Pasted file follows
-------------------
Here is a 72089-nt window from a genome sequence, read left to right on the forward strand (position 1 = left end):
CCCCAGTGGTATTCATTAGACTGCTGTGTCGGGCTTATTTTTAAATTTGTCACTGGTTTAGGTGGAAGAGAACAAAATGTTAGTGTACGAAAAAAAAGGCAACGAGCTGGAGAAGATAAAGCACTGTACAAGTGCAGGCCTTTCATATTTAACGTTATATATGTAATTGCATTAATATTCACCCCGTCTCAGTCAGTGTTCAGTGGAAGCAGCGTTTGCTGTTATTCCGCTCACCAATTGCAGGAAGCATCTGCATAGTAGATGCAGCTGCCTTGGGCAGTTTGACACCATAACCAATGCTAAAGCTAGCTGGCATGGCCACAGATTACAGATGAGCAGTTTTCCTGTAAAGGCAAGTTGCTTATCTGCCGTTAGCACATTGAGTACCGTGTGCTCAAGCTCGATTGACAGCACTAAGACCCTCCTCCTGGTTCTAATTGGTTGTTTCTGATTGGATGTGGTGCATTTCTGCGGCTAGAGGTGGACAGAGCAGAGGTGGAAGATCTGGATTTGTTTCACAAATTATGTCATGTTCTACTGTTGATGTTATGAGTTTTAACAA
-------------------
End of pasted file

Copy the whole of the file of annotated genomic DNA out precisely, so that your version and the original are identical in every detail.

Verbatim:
Here is a 72089-nt window from a genome sequence, read left to right on the forward strand (position 1 = left end):
CCCCAGTGGTATTCATTAGACTGCTGTGTCGGGCTTATTTTTAAATTTGTCACTGGTTTAGGTGGAAGAGAACAAAATGTTAGTGTACGAAAAAAAAGGCAACGAGCTGGAGAAGATAAAGCACTGTACAAGTGCAGGCCTTTCATATTTAACGTTATATATGTAATTGCATTAATATTCACCCCGTCTCAGTCAGTGTTCAGTGGAAGCAGCGTTTGCTGTTATTCCGCTCACCAATTGCAGGAAGCATCTGCATAGTAGATGCAGCTGCCTTGGGCAGTTTGACACCATAACCAATGCTAAAGCTAGCTGGCATGGCCACAGATTACAGATGAGCAGTTTTCCTGTAAAGGCAAGTTGCTTATCTGCCGTTAGCACATTGAGTACCGTGTGCTCAAGCTCGATTGACAGCACTAAGACCCTCCTCCTGGTTCTAATTGGTTGTTTCTGATTGGATGTGGTGCATTTCTGCGGCTAGAGGTGGACAGAGCAGAGGTGGAAGATCTGGATTTGTTTCACAAATTATGTCATGTTCTACTGTTGATGTTATGAGTTTTAACAA